Leader magazineASCL - Association of School and College Leaders

Educated risks?

Gavel

Changes to the appeals procedure for children with special needs are likely to render the system even more complex, says Richard Bird.

Special educational needs (SEN) is becoming more confused and more litigious. As it does so, it is becoming more threatening to individual members.

In the 1980s, a government commission led by Mary Warnock coined the definition 'special educational needs'.

About 20 per cent of pupils in schools require some additional help at some time during their school careers.

To ensure that young people got that help, Warnock recommended there should be a statement of special educational needs, which there would be a statutory duty to meet. The related legislation was consolidated in the 1996 Education Act.

This act remains in force. Local authorities are still under a duty, if they have issued a statement, to provide what is required in the statement, to review that statement, and to make arrangements for transition for pupils with statements.

The act also, however, consolidated the legal presumption that children would be educated in mainstream education unless, broadly speaking, there were grounds such as expense or risk of harm to the education of other children.

When concern grew that statementing had become an industry, the then secretary of state issued a Code of Practice to discourage it and established the School Action and School Action Plus regime we now have. But this did not change the basic law and left legal loose ends.

The uncertainty was compounded by Local Management of Schools. The delegation of funds enabled local authorities, some thought, to pass the responsibility on to schools. The courts have held otherwise - another source of confusion.

Then came the Disability Discrimination Act and the subsequent Equality Act.

SEN and disability can overlap (for example, in severe dyslexia or behavioural disabilities) but don't always. The lack of clarity creates another potential legal trap.

Law of negligence

The final piece is the activity of the courts. Working from the law of negligence, the courts concluded that educational psychologists and, subsequently, heads, could be sued in person for negligence for failing to identify disabilities and educational needs subject to the Bolam test (that is, the complainant has to prove that the actions of the head were outside 'reasonable professional practice' at the time).

The courts have, though, made the time limits difficult to meet by their interpretation of "the moment at which a complainant can be considered to know that a wrong has been done".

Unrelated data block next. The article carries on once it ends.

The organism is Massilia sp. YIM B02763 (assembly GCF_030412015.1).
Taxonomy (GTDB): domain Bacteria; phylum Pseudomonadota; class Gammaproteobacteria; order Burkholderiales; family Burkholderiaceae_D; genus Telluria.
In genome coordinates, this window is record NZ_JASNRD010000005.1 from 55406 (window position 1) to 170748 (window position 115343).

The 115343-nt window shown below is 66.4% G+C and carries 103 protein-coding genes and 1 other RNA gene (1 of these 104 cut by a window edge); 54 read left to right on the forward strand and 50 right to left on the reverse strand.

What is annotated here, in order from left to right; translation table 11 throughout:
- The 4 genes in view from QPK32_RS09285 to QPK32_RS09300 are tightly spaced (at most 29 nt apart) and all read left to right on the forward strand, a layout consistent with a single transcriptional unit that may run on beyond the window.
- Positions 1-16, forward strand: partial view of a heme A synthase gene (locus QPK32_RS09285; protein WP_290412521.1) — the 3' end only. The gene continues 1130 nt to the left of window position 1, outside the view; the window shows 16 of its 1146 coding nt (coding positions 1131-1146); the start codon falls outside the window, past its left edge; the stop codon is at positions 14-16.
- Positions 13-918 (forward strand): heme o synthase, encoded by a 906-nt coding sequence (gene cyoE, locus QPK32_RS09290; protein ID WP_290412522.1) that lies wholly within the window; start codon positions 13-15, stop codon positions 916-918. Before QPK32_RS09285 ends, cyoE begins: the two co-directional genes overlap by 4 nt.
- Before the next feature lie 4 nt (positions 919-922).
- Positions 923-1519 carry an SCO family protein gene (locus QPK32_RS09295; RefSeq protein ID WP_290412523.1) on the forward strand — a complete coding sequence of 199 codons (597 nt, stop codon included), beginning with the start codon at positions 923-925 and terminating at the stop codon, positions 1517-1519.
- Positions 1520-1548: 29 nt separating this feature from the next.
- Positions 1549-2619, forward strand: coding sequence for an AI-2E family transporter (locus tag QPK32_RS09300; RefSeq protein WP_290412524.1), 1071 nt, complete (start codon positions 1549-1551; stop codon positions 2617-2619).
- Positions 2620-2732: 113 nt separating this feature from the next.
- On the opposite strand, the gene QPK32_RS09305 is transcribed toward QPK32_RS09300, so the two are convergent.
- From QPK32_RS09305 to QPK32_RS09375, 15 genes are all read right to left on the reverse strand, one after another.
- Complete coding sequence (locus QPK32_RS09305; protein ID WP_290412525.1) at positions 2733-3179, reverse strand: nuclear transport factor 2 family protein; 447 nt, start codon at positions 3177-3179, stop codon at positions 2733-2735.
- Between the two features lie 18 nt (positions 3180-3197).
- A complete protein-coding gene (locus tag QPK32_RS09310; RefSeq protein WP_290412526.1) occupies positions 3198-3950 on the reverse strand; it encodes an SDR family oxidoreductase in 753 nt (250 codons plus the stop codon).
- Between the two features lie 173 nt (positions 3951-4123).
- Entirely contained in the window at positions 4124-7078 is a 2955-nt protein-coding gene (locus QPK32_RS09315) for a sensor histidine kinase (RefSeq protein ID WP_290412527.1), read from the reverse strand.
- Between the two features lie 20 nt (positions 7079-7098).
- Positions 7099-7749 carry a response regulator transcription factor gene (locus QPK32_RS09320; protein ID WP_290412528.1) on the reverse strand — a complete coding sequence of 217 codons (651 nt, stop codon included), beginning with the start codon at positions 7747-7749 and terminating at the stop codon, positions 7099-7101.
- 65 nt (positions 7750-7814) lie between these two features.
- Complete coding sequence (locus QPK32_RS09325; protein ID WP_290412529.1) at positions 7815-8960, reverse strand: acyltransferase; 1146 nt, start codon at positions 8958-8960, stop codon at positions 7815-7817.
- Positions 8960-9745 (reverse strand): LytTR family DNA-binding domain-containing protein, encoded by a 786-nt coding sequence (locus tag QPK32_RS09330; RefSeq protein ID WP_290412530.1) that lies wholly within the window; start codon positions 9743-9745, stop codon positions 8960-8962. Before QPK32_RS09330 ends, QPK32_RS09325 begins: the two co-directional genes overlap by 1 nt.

For parents the present position is unclear and unsatisfactory. Without formal assessment by the local authority they do not necessarily know what assessment has been made. Without a statement they do not know what professional opinion believes their children need. Without a review they do not know whether the provision has been made or whether it has had an effect.

It is not surprising that there is a groundswell of feeling building up. At the same time, parents have had their hopes raised by the Disability Discrimination Act. Only 7 per cent of children in the school system are diagnosed as having disabilities, compared with 20 per cent in the population as a whole. This suggests that significant numbers of children are being supported as if they had special needs, rather than a disability.

This is likely to be challenged, even though the courts have held that the two pieces of legislation are complementary and sometimes expressed regret that parents have not followed the statementing route.

Snares and pitfalls

Schools, theoretically at least, have more funds to spend at an earlier stage of intervention and they cannot be held to account if there is no statement of need. However, an increasing number of cases are ending in the Special Educational Needs and Disability Tribunal (SENDIST). This tribunal is due (at the time of writing) to be subsumed into the new first tier tribunal for Health, Education and Social Care from April 2009.

It is anyone's guess whether the new tribunal, which must inevitably dilute the SEN expertise of SENDIST, will be an improvement or not. However, it will be able to award costs, so an approach to it may be more attractive for complainants.

Schools should be wary but should not panic. It will be even more crucial that they have their equality scheme in place so that they can defend discrimination claims, and that they seek professional advice as soon as they identify the possibility that a child is suffering from a disability. But a professional and methodical approach will, generally, avoid the snares and pitfalls.

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